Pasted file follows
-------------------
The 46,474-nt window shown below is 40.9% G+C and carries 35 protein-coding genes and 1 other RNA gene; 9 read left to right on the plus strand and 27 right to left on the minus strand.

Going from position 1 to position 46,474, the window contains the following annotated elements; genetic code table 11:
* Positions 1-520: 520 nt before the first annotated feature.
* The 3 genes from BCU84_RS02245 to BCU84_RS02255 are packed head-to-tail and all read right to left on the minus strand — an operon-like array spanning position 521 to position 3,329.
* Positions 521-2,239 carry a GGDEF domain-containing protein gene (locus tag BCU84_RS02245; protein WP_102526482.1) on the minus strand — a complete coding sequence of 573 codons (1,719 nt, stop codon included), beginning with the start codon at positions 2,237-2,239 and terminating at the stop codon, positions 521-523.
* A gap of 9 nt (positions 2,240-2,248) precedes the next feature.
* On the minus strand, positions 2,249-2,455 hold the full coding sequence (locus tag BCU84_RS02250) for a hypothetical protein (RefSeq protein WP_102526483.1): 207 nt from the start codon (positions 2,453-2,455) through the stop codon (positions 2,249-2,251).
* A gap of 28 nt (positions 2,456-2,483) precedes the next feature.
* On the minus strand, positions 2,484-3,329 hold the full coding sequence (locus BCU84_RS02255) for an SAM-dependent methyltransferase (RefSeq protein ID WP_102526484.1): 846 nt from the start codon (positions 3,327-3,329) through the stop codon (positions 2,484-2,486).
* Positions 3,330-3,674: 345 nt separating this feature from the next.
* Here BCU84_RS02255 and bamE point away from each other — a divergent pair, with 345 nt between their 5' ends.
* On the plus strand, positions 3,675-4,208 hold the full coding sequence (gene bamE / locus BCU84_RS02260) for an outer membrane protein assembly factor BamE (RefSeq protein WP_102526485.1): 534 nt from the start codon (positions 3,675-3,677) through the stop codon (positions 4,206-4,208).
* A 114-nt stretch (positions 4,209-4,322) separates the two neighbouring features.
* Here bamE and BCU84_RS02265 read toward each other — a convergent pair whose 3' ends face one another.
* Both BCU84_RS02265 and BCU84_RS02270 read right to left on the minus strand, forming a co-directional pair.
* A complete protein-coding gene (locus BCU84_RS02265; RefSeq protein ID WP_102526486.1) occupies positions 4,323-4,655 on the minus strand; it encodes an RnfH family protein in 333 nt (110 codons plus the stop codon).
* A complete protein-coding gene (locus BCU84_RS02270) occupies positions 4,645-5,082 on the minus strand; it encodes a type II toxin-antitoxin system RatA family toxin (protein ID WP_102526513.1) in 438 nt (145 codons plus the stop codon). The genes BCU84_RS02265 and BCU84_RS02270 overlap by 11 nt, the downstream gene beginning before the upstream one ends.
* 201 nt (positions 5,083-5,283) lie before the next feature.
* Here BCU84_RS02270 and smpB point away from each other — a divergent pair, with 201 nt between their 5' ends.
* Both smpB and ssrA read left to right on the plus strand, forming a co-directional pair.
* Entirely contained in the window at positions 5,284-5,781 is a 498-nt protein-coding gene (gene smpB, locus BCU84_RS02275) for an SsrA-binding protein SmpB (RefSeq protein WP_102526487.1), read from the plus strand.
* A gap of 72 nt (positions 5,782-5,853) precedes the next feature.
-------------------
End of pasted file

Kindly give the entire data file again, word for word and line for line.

The 46,474-nt window shown below is 40.9% G+C and carries 35 protein-coding genes and 1 other RNA gene; 9 read left to right on the plus strand and 27 right to left on the minus strand.

Going from position 1 to position 46,474, the window contains the following annotated elements; genetic code table 11:
* Positions 1-520: 520 nt before the first annotated feature.
* The 3 genes from BCU84_RS02245 to BCU84_RS02255 are packed head-to-tail and all read right to left on the minus strand — an operon-like array spanning position 521 to position 3,329.
* Positions 521-2,239 carry a GGDEF domain-containing protein gene (locus tag BCU84_RS02245; protein WP_102526482.1) on the minus strand — a complete coding sequence of 573 codons (1,719 nt, stop codon included), beginning with the start codon at positions 2,237-2,239 and terminating at the stop codon, positions 521-523.
* A gap of 9 nt (positions 2,240-2,248) precedes the next feature.
* On the minus strand, positions 2,249-2,455 hold the full coding sequence (locus tag BCU84_RS02250) for a hypothetical protein (RefSeq protein WP_102526483.1): 207 nt from the start codon (positions 2,453-2,455) through the stop codon (positions 2,249-2,251).
* A gap of 28 nt (positions 2,456-2,483) precedes the next feature.
* On the minus strand, positions 2,484-3,329 hold the full coding sequence (locus BCU84_RS02255) for an SAM-dependent methyltransferase (RefSeq protein ID WP_102526484.1): 846 nt from the start codon (positions 3,327-3,329) through the stop codon (positions 2,484-2,486).
* Positions 3,330-3,674: 345 nt separating this feature from the next.
* Here BCU84_RS02255 and bamE point away from each other — a divergent pair, with 345 nt between their 5' ends.
* On the plus strand, positions 3,675-4,208 hold the full coding sequence (gene bamE / locus BCU84_RS02260) for an outer membrane protein assembly factor BamE (RefSeq protein WP_102526485.1): 534 nt from the start codon (positions 3,675-3,677) through the stop codon (positions 4,206-4,208).
* A 114-nt stretch (positions 4,209-4,322) separates the two neighbouring features.
* Here bamE and BCU84_RS02265 read toward each other — a convergent pair whose 3' ends face one another.
* Both BCU84_RS02265 and BCU84_RS02270 read right to left on the minus strand, forming a co-directional pair.
* A complete protein-coding gene (locus BCU84_RS02265; RefSeq protein ID WP_102526486.1) occupies positions 4,323-4,655 on the minus strand; it encodes an RnfH family protein in 333 nt (110 codons plus the stop codon).
* A complete protein-coding gene (locus BCU84_RS02270) occupies positions 4,645-5,082 on the minus strand; it encodes a type II toxin-antitoxin system RatA family toxin (protein ID WP_102526513.1) in 438 nt (145 codons plus the stop codon). The genes BCU84_RS02265 and BCU84_RS02270 overlap by 11 nt, the downstream gene beginning before the upstream one ends.
* 201 nt (positions 5,083-5,283) lie before the next feature.
* Here BCU84_RS02270 and smpB point away from each other — a divergent pair, with 201 nt between their 5' ends.
* Both smpB and ssrA read left to right on the plus strand, forming a co-directional pair.
* Entirely contained in the window at positions 5,284-5,781 is a 498-nt protein-coding gene (gene smpB, locus BCU84_RS02275) for an SsrA-binding protein SmpB (RefSeq protein WP_102526487.1), read from the plus strand.
* A gap of 72 nt (positions 5,782-5,853) precedes the next feature.